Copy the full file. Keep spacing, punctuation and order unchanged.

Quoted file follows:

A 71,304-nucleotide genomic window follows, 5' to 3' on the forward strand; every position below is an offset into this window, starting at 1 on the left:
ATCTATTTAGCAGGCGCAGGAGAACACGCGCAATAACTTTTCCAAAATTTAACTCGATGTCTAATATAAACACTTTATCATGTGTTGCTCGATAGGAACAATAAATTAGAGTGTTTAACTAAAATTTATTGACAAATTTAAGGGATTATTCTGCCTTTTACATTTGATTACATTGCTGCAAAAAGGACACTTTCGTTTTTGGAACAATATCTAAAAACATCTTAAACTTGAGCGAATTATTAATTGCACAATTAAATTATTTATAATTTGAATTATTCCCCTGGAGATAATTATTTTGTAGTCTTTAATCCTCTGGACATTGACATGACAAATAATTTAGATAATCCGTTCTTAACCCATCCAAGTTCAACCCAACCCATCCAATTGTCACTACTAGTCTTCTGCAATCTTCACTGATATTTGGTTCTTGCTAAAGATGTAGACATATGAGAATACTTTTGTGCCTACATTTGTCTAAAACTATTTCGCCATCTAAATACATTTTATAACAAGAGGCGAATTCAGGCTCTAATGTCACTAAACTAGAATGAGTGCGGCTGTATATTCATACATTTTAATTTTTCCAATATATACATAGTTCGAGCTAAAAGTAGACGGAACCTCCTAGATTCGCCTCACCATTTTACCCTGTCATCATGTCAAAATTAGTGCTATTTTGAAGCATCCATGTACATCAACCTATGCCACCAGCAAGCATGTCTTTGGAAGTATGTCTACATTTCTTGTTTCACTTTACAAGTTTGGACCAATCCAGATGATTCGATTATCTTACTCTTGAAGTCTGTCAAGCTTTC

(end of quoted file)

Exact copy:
A 71,304-nucleotide genomic window follows, 5' to 3' on the forward strand; every position below is an offset into this window, starting at 1 on the left:
ATCTATTTAGCAGGCGCAGGAGAACACGCGCAATAACTTTTCCAAAATTTAACTCGATGTCTAATATAAACACTTTATCATGTGTTGCTCGATAGGAACAATAAATTAGAGTGTTTAACTAAAATTTATTGACAAATTTAAGGGATTATTCTGCCTTTTACATTTGATTACATTGCTGCAAAAAGGACACTTTCGTTTTTGGAACAATATCTAAAAACATCTTAAACTTGAGCGAATTATTAATTGCACAATTAAATTATTTATAATTTGAATTATTCCCCTGGAGATAATTATTTTGTAGTCTTTAATCCTCTGGACATTGACATGACAAATAATTTAGATAATCCGTTCTTAACCCATCCAAGTTCAACCCAACCCATCCAATTGTCACTACTAGTCTTCTGCAATCTTCACTGATATTTGGTTCTTGCTAAAGATGTAGACATATGAGAATACTTTTGTGCCTACATTTGTCTAAAACTATTTCGCCATCTAAATACATTTTATAACAAGAGGCGAATTCAGGCTCTAATGTCACTAAACTAGAATGAGTGCGGCTGTATATTCATACATTTTAATTTTTCCAATATATACATAGTTCGAGCTAAAAGTAGACGGAACCTCCTAGATTCGCCTCACCATTTTACCCTGTCATCATGTCAAAATTAGTGCTATTTTGAAGCATCCATGTACATCAACCTATGCCACCAGCAAGCATGTCTTTGGAAGTATGTCTACATTTCTTGTTTCACTTTACAAGTTTGGACCAATCCAGATGATTCGATTATCTTACTCTTGAAGTCTGTCAAGCTTTC